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Master Tara Singh: India Finally Pays Tribute

Tarlochan Singh is chairman of India's National Commission for Minorities (N.C.M.).

The Tribune, Aug. 21, 2003

At last the nation is paying tribute to the memory of one of its great freedom fighters, Master Tara Singh, by adorning his portrait in Parliament's Central Hall at the hands of Prime Minister Atal Bihari Vajpayee on Aug. 21. Master Tara Singh was the leader of the Akali Dal and the sole spokesman for the Sikhs. He had such authority that one word from him could seal the fate of millions of Hindus and Sikhs.

No history book contains any [appropriate] reference to the role of Master Tara Singh. He got half of the Punjab (now Punjab, Haryana and Himachal Pradesh) integrated into India. He was born in a Hindu family in Haryal village, near Rawalpindi, on Jun. 24, 1885. Nanak Chand, as he was then known, got converted to Sikhism at the age of 14 and was baptized by amrit [sweet initiation water] and given the name Tara Singh. It is said that next to Maharaja Ranjit Singh (1780-1839) no Sikh had such vast influence in the community as Master Tara Singh.

Every Sikh leader of modern times was in fact his creation. At one time Partap Singh Kairon was his secretary. India's first defence minister, Sardar Baldev Singh, was his nominee. Sardar Swaran Singh was made a minister and leader of the Akali Assembly Party in Lahore by him. Sardar Hukam Singh, who rose to be the speaker of the Lok Sabha, owed his entry into parliament to Masterji. Sardar Buta Singh was picked up by him and made member of parliament in 1962.

The demand for partition of the Punjab was first mooted by Master Tara Singh when Strafford Cripps announced his Draft Declaration in 1942. In a memorandum to the Cripps Mission he demanded: 'The Sikhs cannot attain their rightful position or can effectively protect their interest unless the Punjab is redistributed into two provinces with River Ravi as boundary between them. If you can separate provinces from India for the domination of Muslims, how can you refuse to separate a big area for protection of Sikhs from the rule of a single community?'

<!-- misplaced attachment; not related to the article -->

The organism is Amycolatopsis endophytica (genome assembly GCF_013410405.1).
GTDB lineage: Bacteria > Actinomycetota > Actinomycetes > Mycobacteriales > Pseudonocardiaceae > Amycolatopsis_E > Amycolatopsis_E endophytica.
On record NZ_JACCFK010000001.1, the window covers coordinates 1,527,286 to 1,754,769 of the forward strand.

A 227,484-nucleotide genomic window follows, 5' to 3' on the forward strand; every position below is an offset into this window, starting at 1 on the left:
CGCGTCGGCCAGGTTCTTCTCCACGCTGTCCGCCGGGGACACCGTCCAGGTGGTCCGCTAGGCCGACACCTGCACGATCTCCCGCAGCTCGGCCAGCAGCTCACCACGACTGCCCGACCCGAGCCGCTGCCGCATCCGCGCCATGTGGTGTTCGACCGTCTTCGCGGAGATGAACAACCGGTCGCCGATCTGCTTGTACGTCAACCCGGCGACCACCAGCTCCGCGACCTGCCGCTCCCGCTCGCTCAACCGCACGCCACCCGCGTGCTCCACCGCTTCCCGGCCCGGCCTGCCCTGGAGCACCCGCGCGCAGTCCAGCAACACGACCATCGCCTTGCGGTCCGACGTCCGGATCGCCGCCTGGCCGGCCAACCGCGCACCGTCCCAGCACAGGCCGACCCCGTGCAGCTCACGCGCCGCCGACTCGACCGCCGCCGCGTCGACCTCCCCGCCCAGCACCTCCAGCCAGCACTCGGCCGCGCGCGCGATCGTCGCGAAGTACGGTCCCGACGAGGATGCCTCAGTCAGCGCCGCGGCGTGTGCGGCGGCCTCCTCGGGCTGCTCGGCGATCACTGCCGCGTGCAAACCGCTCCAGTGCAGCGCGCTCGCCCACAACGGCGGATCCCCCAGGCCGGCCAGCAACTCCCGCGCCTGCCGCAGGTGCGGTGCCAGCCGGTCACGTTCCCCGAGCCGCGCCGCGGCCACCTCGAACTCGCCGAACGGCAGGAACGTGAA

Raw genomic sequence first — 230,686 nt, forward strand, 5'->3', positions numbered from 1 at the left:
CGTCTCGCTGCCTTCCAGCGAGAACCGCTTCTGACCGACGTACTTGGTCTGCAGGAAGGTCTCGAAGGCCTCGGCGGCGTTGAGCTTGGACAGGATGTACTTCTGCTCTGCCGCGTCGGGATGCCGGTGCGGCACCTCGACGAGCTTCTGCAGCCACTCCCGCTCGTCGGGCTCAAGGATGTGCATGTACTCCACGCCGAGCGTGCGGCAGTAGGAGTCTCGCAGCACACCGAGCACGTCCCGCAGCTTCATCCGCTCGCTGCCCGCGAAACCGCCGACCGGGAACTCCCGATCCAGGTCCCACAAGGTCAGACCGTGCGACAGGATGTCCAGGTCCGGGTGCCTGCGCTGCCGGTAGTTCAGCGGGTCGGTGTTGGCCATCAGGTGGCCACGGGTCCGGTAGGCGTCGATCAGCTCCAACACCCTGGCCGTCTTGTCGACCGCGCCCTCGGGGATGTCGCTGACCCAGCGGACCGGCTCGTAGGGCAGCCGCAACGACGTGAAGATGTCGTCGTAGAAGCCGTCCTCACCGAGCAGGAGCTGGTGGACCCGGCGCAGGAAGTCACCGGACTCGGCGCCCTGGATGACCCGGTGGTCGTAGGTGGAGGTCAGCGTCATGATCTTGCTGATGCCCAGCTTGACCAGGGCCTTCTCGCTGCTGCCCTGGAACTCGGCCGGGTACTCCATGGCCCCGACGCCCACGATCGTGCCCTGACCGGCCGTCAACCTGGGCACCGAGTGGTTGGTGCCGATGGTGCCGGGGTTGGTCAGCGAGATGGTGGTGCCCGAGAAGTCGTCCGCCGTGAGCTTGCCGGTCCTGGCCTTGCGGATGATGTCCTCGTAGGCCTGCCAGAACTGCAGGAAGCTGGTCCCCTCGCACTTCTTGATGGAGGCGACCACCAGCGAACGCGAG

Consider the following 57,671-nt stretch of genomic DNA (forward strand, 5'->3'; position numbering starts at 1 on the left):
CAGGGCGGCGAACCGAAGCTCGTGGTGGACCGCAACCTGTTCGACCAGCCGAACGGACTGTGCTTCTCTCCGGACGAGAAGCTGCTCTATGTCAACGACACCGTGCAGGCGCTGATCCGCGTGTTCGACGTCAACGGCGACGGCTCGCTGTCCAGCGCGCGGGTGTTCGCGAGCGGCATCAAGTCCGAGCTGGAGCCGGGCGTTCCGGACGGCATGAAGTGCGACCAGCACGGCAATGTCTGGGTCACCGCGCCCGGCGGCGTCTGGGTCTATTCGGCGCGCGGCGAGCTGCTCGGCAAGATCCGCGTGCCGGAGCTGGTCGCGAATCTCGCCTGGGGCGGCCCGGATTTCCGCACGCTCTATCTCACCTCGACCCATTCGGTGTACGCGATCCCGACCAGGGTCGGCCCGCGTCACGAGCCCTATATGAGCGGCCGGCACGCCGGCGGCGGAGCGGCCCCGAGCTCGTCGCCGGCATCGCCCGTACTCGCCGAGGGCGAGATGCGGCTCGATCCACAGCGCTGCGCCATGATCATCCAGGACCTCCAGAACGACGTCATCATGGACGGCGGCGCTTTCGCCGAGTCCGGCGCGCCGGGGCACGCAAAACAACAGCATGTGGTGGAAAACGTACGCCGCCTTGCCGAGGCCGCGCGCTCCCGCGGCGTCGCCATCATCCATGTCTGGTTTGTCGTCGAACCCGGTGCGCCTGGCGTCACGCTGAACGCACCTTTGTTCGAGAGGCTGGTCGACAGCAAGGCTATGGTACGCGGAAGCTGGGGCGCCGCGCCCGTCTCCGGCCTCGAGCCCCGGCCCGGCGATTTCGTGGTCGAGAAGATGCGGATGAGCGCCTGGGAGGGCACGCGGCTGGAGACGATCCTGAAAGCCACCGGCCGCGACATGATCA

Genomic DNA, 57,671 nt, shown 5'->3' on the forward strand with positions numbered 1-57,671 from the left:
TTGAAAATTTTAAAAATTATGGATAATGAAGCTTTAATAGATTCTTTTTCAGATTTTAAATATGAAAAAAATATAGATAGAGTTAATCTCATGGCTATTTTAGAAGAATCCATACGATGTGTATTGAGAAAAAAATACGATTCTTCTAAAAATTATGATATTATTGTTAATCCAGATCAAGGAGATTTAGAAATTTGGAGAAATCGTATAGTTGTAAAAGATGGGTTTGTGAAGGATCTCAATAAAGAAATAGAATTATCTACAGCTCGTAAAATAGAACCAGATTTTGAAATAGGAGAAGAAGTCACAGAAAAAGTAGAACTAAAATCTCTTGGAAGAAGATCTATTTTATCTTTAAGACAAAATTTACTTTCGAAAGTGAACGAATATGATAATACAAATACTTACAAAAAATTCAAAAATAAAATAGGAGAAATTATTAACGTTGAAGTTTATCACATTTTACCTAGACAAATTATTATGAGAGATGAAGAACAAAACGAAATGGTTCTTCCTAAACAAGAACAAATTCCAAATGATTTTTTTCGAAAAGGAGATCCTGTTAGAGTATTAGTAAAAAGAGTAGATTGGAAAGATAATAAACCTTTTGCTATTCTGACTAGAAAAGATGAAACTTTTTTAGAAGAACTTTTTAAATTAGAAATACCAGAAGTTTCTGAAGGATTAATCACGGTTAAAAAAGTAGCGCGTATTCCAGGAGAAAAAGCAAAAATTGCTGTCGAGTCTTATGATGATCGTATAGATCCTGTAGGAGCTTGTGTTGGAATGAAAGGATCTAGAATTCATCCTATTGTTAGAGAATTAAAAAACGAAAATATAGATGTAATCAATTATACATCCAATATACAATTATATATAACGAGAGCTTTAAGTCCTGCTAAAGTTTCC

To counteract the Muslim League demand for a sovereign Muslim State, the Akali Dal put forward the demand for a Sikh state. The main aim of the demand was to insist upon the partition of Punjab. Later, they put forward the Azad Punjab scheme. The Punjab had a coalition government headed by Khizr Hayat Khan with the Congress and Akali Dal as partners. In Mar. 1947, the Muslim League succeeded in getting the resignation of Khizr Hayat Khan in order to install its own government. It was due to Master Tara Singh's tough stand that a Muslim League ministry could not be installed in the Punjab.

Master Tara Singh took a great risk but there are political thinkers who concede that his action changed the course of free India's history. The Muslims took to communal riots in Lahore and western parts of the Punjab. Thousands of Sikhs and Hindus were murdered and their homes razed. In vengeance they destroyed Master Tara Singh's ancestral home and killed 59 of his relatives. The Hindu leadership, including Bhim Sen Sachar, Gopi Chand Bhargava, Mahasha Krishan, and Mahasha Khushal Chand, formed an anti-Pakistan front, with Master Tara Singh as its sole dictator.

The British tried to influence Sikh leaders to side with the Muslim League. Jinnah went all out to win over the Sikhs and offered them an autonomous state within Pakistan. Master Tara Singh spurned all offers and announced his decision to stay with India. The demand for the partition of Bengal, which was also a Muslim majority province, was mooted by the Hindu leaders at the behest of Master Tara Singh.

Bengal's leaders, N.C. Chatterjee and Shyama Prasad Mukherjee, acknowledged the support of Masterji after their successful campaign in getting half of Bengal integrated into India. For posterity, it may be added that N.C. Chatterjee, then India's leading advocate, represented Masterji whenever he was prosecuted by the Government of India. This valiant fighter for freedom remained active and went to jail many times in free India, demanding redemarcation of Punjab on linguistic basis. He breathed his last on Nov. 22, 1967.